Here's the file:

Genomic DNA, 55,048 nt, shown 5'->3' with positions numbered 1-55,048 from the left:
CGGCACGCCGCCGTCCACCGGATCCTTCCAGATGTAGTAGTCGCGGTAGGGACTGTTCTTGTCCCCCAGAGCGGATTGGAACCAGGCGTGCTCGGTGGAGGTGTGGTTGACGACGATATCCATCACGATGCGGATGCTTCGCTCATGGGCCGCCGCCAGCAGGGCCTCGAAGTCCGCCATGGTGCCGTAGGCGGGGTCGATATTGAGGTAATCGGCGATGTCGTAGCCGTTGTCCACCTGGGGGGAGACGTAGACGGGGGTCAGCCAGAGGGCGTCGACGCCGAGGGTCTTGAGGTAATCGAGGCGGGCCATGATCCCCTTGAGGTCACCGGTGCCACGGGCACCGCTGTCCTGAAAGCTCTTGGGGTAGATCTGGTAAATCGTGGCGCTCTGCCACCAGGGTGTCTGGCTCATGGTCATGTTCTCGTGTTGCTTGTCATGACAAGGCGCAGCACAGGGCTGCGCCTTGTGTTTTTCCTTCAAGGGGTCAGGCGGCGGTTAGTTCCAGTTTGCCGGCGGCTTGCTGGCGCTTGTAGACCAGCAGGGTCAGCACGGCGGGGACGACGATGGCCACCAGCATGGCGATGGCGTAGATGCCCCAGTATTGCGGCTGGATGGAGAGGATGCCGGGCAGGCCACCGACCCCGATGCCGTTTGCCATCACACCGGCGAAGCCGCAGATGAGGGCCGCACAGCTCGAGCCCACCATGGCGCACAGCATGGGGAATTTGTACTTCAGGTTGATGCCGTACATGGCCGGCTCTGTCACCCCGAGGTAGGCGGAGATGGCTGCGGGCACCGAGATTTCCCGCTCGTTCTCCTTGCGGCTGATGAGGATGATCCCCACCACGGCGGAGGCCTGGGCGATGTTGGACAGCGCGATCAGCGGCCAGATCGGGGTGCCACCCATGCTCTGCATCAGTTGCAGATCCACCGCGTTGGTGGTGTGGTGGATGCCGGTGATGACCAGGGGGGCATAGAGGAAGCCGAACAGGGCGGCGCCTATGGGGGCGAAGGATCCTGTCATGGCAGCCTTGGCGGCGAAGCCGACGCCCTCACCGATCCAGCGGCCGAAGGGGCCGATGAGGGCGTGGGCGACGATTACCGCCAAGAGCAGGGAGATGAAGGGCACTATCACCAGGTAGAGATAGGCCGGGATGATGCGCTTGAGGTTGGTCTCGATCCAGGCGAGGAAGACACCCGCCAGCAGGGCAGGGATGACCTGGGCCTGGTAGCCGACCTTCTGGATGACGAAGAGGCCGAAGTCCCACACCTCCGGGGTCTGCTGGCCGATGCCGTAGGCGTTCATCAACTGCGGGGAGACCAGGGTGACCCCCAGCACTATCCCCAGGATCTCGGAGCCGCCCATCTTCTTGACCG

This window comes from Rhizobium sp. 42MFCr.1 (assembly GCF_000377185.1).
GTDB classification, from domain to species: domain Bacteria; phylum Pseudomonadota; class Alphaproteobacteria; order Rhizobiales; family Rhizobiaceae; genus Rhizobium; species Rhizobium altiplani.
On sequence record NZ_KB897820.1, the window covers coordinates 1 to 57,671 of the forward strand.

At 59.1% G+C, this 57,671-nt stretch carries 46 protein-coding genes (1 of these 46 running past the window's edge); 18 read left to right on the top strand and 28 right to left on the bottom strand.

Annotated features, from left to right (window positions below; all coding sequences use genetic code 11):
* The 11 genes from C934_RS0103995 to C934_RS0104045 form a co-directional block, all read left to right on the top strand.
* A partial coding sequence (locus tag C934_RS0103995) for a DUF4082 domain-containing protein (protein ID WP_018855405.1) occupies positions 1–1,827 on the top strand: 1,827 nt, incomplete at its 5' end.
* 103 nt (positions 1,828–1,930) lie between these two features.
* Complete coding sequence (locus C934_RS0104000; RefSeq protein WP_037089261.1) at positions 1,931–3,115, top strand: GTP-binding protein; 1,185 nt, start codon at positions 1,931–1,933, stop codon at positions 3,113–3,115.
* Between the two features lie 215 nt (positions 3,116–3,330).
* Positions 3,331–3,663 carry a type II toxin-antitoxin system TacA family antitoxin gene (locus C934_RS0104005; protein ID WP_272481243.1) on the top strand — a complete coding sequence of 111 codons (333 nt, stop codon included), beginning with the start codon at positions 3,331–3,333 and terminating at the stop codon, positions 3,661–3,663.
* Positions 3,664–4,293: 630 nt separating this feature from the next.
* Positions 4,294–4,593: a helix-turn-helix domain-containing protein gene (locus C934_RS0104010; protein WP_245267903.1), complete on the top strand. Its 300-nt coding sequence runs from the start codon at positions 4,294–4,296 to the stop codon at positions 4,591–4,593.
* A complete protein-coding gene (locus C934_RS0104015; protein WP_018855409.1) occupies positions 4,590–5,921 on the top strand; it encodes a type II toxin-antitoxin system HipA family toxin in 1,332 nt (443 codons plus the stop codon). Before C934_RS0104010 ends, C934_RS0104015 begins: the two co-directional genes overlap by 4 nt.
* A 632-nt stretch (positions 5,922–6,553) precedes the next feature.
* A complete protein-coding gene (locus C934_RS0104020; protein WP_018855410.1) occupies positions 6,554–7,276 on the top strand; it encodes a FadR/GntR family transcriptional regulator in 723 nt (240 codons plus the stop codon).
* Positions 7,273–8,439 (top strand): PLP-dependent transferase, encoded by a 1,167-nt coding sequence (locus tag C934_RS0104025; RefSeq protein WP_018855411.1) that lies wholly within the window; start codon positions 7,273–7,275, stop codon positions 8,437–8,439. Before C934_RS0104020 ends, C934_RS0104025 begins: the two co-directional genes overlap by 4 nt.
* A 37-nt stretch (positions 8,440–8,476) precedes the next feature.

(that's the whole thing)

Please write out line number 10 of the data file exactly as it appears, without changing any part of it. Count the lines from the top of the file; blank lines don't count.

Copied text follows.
* 103 nt (positions 1,828–1,930) lie between these two features.